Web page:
Among Skyscrapers and Half-Timbered Houses

April 8th, 2018

I felt the adrenaline flow though my stiff body as I looked out of the airplane window, the raindrops slowly dissipating as the grey clouds gave way to a mass of green and yellow fields spreading out towards the horizon thousands of feet below. After a gruelling 13-hour non-stop flight, I was more than willing to take in a fresh view other than the back of plane seats and monitors. It really was an exciting experience to finally be in European airspace. On the evening of July 19th I first landed in Frankfurt, my port-of-entry to the rest of Europe. After clearing immigration, I took a few minutes to calm my inner excitement and come to my senses, and thought to myself, “Wow, I made it, I’m finally here!” Stepping out into the open square in front of the Hauptbahnhof, or the central train station, I started to make my way to my hostel just a mere five minutes away.

The sun had already set, and the clear sky gave off a tint of dark blue. Speaking of hostels, there are not many in the city actually, and most of them are located in Bahnhofsviertel, a rather sketchy, but vibrant neighbourhood. It’s the area that not only contains the train station, but the city’s red-light district as well, and there are lots of neon-lighted strip clubs, casinos, and even shady brothels that give an element of vice and thrill in the area, along with the few dozen colorful (and weird) characters that wander the streets right across from the train station. It may come across as a bit of a shock for someone to walk among them for their first time here, let alone in Germany– as was the case for me!

The city itself gives off a very metropolitan vibe, but it gets boring after a few days– being the financial capital of Germany there isn’t really much to do besides chilling by the river Main and going to small flea markets and festivals in the area, the highlight of which is the Sommerwerft Festival, an annual affair consisting of both local and international art, music, dance, food, and of course, beers. I decided see what’s up and went with Leo, a Brazilian I met in the FiveElements hostel where I stayed for the duration of my time there. Leo introduced me to the really tasty Guarana juice and tapioca pancakes from his native Brazil. Tracing the sound of music, we stepped into a large tent and were instantly swept away by a breathtaking world music performance of seemingly South American origin.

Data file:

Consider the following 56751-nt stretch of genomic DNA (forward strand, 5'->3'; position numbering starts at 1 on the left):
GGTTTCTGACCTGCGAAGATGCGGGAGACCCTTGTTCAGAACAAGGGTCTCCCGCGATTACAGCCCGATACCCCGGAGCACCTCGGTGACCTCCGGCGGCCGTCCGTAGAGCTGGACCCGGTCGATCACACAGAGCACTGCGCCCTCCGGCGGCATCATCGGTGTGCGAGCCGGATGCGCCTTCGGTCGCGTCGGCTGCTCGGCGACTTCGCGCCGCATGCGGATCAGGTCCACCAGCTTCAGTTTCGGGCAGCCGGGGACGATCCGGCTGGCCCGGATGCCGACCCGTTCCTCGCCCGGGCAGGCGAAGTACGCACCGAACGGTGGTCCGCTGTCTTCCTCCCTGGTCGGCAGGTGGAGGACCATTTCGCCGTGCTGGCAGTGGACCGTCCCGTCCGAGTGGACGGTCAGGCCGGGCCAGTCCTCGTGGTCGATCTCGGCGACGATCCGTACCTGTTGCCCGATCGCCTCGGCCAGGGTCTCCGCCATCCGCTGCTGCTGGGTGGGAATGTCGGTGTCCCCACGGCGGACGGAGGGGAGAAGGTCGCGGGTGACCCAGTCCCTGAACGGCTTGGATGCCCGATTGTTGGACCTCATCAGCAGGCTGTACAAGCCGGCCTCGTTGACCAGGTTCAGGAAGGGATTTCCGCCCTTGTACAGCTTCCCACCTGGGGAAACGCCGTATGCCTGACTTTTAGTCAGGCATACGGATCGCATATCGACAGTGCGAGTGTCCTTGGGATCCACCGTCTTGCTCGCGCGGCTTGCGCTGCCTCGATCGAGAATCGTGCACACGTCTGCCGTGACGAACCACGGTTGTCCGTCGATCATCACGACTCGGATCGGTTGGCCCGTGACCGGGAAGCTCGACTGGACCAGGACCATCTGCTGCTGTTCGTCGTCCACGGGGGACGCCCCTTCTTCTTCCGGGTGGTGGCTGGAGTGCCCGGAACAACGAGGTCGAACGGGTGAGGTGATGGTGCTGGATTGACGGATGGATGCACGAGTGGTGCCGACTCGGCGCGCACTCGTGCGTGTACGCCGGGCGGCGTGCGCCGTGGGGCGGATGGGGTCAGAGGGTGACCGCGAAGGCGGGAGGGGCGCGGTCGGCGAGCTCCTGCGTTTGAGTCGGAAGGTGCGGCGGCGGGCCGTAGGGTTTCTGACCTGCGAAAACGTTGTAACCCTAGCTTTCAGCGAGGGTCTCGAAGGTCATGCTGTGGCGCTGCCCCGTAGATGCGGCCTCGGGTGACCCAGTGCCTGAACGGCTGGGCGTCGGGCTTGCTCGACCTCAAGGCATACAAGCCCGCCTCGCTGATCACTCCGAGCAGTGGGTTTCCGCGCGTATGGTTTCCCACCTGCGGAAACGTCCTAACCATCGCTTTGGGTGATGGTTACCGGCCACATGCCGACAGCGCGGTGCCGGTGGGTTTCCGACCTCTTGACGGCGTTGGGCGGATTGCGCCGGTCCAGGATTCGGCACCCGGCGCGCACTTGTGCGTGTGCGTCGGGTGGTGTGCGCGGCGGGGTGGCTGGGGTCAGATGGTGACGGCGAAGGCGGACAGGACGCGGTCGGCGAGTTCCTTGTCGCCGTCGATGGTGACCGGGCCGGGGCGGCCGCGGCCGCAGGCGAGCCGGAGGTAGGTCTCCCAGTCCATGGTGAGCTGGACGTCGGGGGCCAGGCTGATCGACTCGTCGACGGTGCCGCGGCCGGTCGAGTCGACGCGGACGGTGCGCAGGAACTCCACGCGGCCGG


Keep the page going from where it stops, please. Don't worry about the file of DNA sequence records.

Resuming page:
Affectionately called ‘Mainhattan’ because of its proximity with the river Main running east-west, and due to its skyline being dominated by towering skyscrapers flaunting the names of major German banks, Frankfurt could be considered an atypical representation of a German city. Surprisingly there aren’t that many work-friendly cafes in the downtown area in which I could get work done, so I had to make do with whatever there was. I took a day trip to Bornheim, a quiet residential district nestled on the northeastern side of the city, where quaint cafes and local bars were serving regional apple wine. One of which was the famous Zur Sonne, a place that was a little out of the way, tucked amongst the low-rise apartments.

Leo and I spontaneously decided to take a day trip south towards Heidelberg, one of the most beautiful German towns situated on the Neckar River between Frankfurt and Stuttgart. If Heidelberg was a woman, I would have instantly fell in love with her. The sheer beauty of ‘Altstadt’, the Old Town, was mesmerizing. There’s a distinct romantic vibe that enshrouds the city, as I strolled among the pastel-colored walls of traditional German houses on the narrow cobbled streets, stopping by to people-watch along the way before deciding to hike up towards the Heidelberger Schloss (Heidelberg Castle) perched on the adjacent hill.

The view at the top was as though it came straight out of a classical painting. Down below, the Neckar River gracefully divided the town into two, running along the valley out into the plains towards Mannheim on the distance. Heidelberg itself is not a very big city compared to Mannheim and Stuttgart to the West and South, respectively. With a population of less than 200,000 residents, a quarter of which are students, Heidelberg would definitely be an ideal place in the region for someone to take a break from the hustle and bustle of contemporary city life.